Pakistani Films Will Not be Screened at IFFI 2016
The two entries sent from Pakistan were apparently "not up to the mark".
A file photo of Fawad and Mahira.
New Delhi: The upcoming 47th International Film Festival of India (IFFI) will not screen any Pakistani film as the two entries sent from the country were "not up to the mark".
Union Information and Broadcasting Minister M. Venkaiah Naidu along with Union Minister of State for Information and Broadcasting Rajyavardhan Singh Rathore, Deputy Chief Minister of Goa Francis D'souza and Directorate of Film Festivals Senthil Rajan, held a press conference here on Tuesday to unveil the poster and share the highlights of the film festival, which will take place in Goa from November 20-28.
It was also announced that out of 1032 entries from across the globe, IFFI 2016 will screen 194 films from 88 countries, but Pakistan won't be a part of it.
"We are not screening any Pakistani film this year. We had received two entries from Pakistan, but our film committee felt those films were not up to the mark. We received over 1000 entries from 102 countries," Rajan told IANS.
"I don't know the name of the two films that were sent, but they were not shortlisted," he added.
In 2007, Khuda Kay Liye was the first Pakistani film, which was screened at the 38th edition of IFFI.
Last year, filmmaker Jamshed Mahmood Raza's Pakistani film Moor was screened at the festival.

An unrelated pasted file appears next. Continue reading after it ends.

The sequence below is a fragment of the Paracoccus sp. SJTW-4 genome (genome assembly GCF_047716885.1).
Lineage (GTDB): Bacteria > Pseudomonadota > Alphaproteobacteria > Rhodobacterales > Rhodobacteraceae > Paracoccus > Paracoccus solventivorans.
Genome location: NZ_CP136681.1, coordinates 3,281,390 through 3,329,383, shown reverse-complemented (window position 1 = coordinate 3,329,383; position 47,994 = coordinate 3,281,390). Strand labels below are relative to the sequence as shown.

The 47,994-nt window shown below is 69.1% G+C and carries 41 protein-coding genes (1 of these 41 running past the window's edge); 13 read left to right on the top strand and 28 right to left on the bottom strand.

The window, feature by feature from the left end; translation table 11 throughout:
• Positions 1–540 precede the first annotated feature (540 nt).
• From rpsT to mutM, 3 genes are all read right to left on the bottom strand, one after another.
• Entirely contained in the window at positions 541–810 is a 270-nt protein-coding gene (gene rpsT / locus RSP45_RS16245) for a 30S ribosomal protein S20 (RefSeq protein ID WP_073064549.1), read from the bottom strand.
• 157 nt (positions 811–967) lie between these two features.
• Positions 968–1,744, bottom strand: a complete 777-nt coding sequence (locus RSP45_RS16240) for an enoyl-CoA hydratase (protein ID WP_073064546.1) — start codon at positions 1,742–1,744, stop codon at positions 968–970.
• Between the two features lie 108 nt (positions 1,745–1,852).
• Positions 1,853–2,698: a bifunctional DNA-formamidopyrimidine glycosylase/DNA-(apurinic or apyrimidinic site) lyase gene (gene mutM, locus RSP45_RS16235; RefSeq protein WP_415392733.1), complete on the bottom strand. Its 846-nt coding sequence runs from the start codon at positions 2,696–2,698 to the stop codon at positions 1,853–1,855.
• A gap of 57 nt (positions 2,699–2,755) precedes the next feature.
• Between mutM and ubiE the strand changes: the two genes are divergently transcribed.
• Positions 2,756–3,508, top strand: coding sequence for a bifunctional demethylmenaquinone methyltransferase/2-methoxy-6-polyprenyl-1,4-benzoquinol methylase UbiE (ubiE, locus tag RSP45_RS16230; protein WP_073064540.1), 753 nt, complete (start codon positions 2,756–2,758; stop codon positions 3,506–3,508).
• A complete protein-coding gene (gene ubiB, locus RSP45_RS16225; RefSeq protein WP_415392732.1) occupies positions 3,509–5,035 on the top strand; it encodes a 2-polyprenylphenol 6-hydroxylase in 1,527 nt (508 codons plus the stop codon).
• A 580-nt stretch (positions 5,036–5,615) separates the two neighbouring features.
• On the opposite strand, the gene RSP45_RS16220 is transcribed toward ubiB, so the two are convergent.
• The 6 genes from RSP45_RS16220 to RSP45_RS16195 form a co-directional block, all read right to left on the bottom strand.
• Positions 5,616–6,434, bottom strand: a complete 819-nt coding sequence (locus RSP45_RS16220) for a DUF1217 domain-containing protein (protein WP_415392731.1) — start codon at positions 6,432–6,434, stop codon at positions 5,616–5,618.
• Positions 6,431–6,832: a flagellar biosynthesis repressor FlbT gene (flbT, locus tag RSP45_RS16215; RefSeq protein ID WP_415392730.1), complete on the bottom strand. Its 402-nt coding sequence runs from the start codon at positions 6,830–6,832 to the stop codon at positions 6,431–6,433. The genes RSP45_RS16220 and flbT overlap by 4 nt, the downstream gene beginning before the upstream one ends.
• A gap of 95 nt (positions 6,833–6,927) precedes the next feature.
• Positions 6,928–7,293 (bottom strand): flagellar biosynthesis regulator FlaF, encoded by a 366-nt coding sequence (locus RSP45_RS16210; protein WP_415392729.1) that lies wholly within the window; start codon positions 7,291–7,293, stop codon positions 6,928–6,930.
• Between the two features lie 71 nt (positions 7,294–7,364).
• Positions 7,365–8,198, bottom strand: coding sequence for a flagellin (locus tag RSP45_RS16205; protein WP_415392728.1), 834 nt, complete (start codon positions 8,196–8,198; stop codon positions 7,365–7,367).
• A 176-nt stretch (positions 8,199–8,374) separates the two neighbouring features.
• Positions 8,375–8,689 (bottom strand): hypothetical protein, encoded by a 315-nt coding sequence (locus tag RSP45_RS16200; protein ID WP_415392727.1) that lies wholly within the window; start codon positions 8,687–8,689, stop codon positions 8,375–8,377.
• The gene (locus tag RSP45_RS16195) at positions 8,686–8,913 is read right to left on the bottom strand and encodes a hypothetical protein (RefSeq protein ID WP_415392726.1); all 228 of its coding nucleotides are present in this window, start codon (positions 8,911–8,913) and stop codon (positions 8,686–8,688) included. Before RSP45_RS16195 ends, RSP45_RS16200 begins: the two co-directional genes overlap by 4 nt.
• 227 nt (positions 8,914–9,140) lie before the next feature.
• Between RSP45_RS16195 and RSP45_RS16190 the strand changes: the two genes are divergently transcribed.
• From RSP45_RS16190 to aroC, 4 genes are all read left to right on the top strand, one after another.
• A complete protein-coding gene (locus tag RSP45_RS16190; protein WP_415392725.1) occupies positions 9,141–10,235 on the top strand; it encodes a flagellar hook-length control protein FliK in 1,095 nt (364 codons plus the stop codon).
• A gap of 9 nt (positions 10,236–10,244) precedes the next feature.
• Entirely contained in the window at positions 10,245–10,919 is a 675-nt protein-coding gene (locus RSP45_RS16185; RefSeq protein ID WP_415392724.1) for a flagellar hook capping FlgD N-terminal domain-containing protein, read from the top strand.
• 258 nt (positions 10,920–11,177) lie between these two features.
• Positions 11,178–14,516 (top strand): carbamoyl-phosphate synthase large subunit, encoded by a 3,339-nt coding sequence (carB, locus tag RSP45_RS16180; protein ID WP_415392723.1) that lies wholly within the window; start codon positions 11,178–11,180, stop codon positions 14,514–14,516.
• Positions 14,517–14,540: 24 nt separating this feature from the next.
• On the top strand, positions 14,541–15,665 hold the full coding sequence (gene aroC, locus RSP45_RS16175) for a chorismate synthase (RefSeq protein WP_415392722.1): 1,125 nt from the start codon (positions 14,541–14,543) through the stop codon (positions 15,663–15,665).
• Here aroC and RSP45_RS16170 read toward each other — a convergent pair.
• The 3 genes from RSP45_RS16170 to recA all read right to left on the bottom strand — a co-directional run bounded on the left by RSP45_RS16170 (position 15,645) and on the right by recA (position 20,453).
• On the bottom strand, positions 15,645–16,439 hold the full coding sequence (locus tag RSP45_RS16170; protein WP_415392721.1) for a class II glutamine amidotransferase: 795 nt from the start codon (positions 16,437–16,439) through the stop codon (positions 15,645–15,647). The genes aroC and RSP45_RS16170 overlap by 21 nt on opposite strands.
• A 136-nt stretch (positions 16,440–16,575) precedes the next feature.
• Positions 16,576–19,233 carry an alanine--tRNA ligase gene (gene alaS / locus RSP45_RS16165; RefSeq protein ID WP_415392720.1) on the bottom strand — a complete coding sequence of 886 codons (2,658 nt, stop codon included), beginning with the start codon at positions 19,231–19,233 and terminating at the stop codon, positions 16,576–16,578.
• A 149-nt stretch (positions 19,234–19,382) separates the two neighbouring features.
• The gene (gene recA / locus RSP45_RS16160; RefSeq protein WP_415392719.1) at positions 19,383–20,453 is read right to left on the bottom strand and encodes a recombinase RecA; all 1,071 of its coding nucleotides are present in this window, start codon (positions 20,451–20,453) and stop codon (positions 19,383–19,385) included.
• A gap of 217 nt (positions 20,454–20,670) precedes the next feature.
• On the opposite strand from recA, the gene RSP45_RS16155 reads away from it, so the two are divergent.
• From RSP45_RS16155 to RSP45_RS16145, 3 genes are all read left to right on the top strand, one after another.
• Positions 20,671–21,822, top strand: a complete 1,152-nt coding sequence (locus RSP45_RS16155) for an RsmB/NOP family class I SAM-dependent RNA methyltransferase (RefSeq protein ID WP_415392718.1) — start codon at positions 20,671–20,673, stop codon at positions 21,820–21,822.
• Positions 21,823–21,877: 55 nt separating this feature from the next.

Speaking at the press conference, Naidu said that there is "heavy competition" between films.
"As many as 1032 film entries came. The films that have been selected, you will come to know as and when they will be exhibited," he said.
IFFI, which earlier used to take place from November 20-30, has been shortened by two days this year.
Talking about the same, Rathore said: "One is always experimenting with the film festival to try and make it as attractive and possible. And we have delegates coming from across the globe."
"We want them to get the best of cinema in the least amount of time. Therefore, from 10 days we have now reduced it to eight days. There is no reduction in content. The best films are all going to be showcased".
Late Polish director Andrzej Wajda's After Images -- a biopic based on the life of late Polish painter Wladyslaw Strzeminski, will kick off the festival.
This year, the country that will be in focus is Republic of Korea.
South Korean filmmaker Kim Jee-Woon ‘s The Age of Shadows, which is the country's official entry for the Oscars next year, will bring down the curtains on the festival.
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